Apparently, no teams were willing to meet the D'Backs' allegedly preposterous trade demands, and Upton trade rumors were quickly put to rest. But are all Upton talks really dead? Part of me thinks that the Diamondbacks were merely testing the market by putting Upton’s name out there and the other thinks they may have been genuine about dealing their star.
A season ago, the 6’2” right fielder batted a pedestrian .273 with 17 home runs and 18 steals, but he has the potential to hit .300 with 30 and 30. If the D’Backs are worried that Upton will underachieve like his brother B.J., now would be an ideal time to sell high.
Upton could command a package similar to the one received by San Diego in exchange for Adrian Gonzalez, which would be a significant move in rebuilding the D’Backs.
Still, it is rare that a team trades away a superstar as young as Upton, making any trade seem highly unlikely. Unless a team like Anaheim empties their farm system, expect Upton to remain with Arizona.
Trade Likelihood: 3 out of 10.
For Jonathan Papelbon, the writing is on the wall. This week, the Red Sox signed former White Sox closer Bobby Jenks to a two-year deal while adding former Rays reliever Dan Wheeler in an attempt to shore up the bullpen.
These moves come after the Red Sox reportedly offered Mariano Rivera a two-year, $30 million contract and considered non-tendering Papelbon. The 30-year-old closer is eligible for free agency at the end of the season, and the Red Sox do not seem willing to pay big money for Papelbon’s services.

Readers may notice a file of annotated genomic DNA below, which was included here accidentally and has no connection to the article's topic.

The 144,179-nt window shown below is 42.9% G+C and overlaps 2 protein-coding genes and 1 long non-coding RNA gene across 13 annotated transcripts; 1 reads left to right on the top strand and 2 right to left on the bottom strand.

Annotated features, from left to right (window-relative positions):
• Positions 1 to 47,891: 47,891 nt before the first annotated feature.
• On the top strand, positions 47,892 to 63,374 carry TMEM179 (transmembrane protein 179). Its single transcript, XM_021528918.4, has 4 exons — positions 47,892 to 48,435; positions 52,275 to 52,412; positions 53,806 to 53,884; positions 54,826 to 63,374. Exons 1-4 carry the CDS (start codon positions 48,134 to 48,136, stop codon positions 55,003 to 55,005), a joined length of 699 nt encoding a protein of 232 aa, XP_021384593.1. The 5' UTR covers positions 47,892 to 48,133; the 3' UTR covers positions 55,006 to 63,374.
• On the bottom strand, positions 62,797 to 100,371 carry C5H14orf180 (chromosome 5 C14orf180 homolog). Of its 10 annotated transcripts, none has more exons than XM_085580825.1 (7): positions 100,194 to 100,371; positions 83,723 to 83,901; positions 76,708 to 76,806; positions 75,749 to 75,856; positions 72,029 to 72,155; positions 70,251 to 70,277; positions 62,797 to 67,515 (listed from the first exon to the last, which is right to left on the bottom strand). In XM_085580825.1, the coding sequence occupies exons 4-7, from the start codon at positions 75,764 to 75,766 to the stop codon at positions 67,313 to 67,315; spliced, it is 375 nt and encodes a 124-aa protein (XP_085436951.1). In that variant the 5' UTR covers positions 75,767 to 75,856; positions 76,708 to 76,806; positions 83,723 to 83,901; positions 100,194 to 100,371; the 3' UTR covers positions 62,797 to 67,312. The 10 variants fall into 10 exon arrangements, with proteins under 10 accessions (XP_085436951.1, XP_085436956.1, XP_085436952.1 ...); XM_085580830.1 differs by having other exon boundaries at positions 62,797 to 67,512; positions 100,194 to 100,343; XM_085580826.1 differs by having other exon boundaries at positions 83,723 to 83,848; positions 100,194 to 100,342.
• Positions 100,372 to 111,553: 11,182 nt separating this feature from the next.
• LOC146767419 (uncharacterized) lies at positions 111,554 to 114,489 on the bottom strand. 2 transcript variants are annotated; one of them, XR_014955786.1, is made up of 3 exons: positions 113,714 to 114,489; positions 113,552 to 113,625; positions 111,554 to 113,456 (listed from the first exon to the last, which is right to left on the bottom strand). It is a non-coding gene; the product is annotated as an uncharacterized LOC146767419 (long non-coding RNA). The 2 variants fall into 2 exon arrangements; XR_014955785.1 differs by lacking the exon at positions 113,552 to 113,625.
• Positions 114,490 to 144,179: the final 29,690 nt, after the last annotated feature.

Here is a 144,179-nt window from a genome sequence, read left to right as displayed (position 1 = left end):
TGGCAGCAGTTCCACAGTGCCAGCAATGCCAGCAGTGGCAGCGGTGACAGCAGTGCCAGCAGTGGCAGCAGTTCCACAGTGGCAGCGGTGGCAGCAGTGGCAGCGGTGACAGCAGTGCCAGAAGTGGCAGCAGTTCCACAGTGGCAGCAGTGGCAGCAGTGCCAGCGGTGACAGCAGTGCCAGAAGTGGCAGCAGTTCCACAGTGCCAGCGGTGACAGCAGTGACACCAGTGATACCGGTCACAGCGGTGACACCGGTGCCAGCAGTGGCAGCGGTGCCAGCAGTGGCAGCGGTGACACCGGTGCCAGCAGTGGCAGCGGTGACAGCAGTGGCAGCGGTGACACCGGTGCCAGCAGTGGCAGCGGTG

After posting a 1.85 ERA in 2009, Papelbon saw his ERA balloon to 3.9 in 2010, as his trademark splitter was often mundane.
Boston has a dominant closer waiting in the wings in Daniel Bard (1.93 ERA and 76 K in 74 2/3 innings), making Papelbon and his expected $12 million salary expendable.
The Sox would never deal Papelbon within the league, but could help replenish some of the young talent lost in the Gonzalez deal by dealing Paps. He’s beloved in Boston, but many fans realize that Bard is a better, less expensive solution.
Trade Likelihood: 9 out of 10.
Although trade talks between the Rays and Cubs concerning Garza have fizzled, expect the 27-year-old righty to draw interest before the season begins.